17 May 2021

Babies not fed cow’s milk at higher asthma risk

Allergies Asthma Clinical Paediatrics Respiratory

Children whose mothers avoided cow’s milk in pregnancy, and who were not given cow’s milk in the first four months of life, were significantly more likely to develop atopy and asthma by age 23, a longitudinal UK study has found.

The surprising findings could also be due to the soy supplements that some of those children consumed in early life, and experts warn that allergens should still be avoided before four months.

The randomised control trial, which recruited almost 500 subjects between 1982 and 1984, sought to determine whether avoiding cow’s milk in utero and up to four months of age could lower their risk of allergic disease compared with children on a normal diet.

All infants had a parent or sibling with a history of eczema, asthma or hay fever.

Mothers of children in the intervention group were asked to restrict their cow’s milk intake to 284 mL per day during pregnancy and while they breastfed, and a standardised soymilk preparation was offered to babies who were not breastfed.

Mothers were asked not to give any products containing cow’s milk to the child for at least the first 16 weeks of the child’s life.

Pregnant women in the control group had no restrictions on their cow’s milk intake either during or after pregnancy and babies were given a standard cow’s milk-based formula if not breastfed.

Parents, and later subjects, completed standardised questionnaires for allergic disease at age 1, 7, 15 and 23 years, and children were tested multiple times by a clinician for common allergies.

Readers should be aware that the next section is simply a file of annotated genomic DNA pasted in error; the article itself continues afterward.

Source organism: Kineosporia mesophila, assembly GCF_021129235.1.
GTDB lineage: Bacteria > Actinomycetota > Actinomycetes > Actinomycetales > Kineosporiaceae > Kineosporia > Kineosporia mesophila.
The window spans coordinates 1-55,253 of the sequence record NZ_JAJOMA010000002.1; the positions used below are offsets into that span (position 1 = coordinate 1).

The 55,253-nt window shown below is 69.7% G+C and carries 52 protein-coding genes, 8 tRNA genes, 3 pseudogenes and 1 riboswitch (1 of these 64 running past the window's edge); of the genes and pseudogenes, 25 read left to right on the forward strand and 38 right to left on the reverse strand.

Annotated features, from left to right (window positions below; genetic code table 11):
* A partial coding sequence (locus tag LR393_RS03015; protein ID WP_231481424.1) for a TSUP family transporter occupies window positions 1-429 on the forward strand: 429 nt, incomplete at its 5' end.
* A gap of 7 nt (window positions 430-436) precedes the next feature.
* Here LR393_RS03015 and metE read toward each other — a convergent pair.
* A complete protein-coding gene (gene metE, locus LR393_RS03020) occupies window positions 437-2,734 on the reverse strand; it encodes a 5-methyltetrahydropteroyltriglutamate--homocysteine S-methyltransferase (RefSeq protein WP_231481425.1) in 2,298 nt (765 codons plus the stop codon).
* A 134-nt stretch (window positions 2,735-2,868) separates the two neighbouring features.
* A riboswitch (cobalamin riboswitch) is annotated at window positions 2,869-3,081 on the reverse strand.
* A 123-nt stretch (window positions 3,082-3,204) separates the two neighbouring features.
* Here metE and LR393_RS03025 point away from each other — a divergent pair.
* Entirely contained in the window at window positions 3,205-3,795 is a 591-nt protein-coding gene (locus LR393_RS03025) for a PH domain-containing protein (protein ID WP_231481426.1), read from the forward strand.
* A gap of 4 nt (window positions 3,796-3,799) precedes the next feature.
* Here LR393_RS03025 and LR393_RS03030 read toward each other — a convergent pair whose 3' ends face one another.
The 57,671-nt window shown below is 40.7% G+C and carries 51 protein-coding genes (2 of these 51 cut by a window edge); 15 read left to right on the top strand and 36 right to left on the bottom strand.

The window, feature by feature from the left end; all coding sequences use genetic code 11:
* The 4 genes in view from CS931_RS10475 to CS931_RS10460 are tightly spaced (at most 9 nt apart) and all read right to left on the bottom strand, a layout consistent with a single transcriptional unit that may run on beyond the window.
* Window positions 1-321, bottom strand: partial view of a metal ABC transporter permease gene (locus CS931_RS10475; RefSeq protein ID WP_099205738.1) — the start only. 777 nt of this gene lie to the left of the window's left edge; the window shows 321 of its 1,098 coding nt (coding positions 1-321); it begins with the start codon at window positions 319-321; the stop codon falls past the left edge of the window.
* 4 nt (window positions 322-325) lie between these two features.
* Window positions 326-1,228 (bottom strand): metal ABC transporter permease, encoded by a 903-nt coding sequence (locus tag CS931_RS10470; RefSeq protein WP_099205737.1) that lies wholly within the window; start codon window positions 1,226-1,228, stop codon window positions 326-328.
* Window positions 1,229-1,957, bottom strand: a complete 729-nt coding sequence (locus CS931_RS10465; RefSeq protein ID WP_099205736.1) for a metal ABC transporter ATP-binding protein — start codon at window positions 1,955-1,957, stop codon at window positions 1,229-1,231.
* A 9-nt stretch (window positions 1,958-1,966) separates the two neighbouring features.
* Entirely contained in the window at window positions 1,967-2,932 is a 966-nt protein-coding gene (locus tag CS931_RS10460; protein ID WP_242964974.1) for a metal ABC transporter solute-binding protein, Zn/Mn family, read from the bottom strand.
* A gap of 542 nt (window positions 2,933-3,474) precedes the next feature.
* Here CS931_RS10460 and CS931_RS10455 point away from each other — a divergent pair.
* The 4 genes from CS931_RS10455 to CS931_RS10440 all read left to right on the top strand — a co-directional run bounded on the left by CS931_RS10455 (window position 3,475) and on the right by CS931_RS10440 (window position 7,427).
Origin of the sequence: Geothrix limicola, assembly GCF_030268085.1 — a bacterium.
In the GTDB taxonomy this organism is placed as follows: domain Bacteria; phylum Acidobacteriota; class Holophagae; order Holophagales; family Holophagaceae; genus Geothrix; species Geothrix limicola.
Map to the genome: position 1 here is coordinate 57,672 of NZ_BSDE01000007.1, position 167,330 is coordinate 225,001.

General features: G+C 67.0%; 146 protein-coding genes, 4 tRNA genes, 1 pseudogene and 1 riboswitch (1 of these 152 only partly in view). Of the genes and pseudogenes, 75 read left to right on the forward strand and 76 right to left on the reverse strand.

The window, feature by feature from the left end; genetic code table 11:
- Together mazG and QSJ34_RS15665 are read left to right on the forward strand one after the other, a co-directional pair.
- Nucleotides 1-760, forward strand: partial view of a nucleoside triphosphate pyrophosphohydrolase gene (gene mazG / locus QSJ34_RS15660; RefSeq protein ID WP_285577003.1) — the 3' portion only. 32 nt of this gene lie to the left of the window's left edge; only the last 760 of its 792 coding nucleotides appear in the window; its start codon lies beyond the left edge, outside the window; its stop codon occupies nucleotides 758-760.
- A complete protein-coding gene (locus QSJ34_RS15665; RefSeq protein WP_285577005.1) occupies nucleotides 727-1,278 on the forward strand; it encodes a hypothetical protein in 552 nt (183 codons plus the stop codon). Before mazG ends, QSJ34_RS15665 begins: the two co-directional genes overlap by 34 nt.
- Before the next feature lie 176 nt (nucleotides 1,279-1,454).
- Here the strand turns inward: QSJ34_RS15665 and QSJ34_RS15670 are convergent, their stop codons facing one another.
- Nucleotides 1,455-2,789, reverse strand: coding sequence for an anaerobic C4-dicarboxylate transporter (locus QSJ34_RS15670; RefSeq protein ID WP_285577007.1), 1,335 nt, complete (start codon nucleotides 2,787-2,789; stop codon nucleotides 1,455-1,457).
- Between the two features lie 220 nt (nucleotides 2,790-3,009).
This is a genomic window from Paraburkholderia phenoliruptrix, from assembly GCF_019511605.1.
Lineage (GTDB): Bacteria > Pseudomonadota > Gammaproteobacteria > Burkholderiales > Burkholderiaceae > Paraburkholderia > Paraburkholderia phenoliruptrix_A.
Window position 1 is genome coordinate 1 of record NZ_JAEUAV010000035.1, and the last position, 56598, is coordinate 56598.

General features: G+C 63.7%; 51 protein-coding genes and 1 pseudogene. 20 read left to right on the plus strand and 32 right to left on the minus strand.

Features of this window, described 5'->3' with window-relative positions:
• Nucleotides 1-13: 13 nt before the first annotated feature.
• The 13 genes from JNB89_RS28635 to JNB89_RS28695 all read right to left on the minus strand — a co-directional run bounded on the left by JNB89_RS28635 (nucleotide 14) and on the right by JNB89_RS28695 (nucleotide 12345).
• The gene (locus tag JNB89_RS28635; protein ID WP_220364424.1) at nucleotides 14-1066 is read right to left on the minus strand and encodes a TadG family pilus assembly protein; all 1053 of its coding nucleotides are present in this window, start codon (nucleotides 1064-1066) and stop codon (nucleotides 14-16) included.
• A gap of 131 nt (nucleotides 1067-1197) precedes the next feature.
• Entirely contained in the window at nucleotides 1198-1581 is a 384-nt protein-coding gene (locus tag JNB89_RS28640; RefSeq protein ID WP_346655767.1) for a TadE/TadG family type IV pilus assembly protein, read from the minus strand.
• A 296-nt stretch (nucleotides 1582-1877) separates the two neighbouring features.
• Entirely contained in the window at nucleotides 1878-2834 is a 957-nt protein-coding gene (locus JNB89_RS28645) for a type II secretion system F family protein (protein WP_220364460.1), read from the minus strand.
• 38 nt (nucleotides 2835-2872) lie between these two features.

At age 23, almost 300 patients completed the questionnaire and 119 attended the clinical assessment.

More than 40 patients in the cow’s milk exclusion group had been given a cow’s milk product and 32 of those in the normal diet group had soy in the first four months of life.

“The prospectively collected food diaries suggest that earlier exposure to cow’s milk was associated with a decreased risk of wheeze and asthma at age 23 years, while earlier exposure to soya was associated with increased risk of atopy and asthma,” the authors wrote in Thorax.

They acknowledged it was unclear whether the increased risk in the intervention group was due to decreased exposure to cow’s milk or exposure to soy.

However, an independent expert warned the results should be interpreted cautiously and children should not be exposed to foods before four months, as per the Australasian Society of Clinical Immunology and Allergy (ASCIA) guidelines.

The ASCIA guidelines on infant feeding and allergy prevention recommend introducing allergenic foods such as dairy to infants in their first year of life while still breastfeeding, but not before four months.

Paediatric allergy specialist Dr Preeti Joshi, who was not involved in the research, told The Medical Republic the study was not large or rigorous enough to call the guidelines into question.

“The ASCIA guidelines are based on robust data from closely monitored trials and in particular the LEAP study, which is a large, well conducted interventional study with highly significant results,” said Dr Joshi, co-chair of the National Allergy Strategy and ASCIA Council member.

“This [Thorax] paper is interesting because it provides data collected over a long period [but] there are significant limitations to the study … it is open label, had only a 21% response rate at 23 years and, very importantly, there was crossover between intervention groups such that many in the soy group were given cow’s milk and vice versa. Any results must be interpreted with caution.”

Dr Joshi added that ASCIA continued to monitor data emerging from various trials regarding very early introduction of cow’s milk and atopy.

“We are constantly reviewing new data as it comes to light and are vigilant in updating guidelines when the evidence warrants a change,” she said.

Read more: Thorax 2021, 7 May

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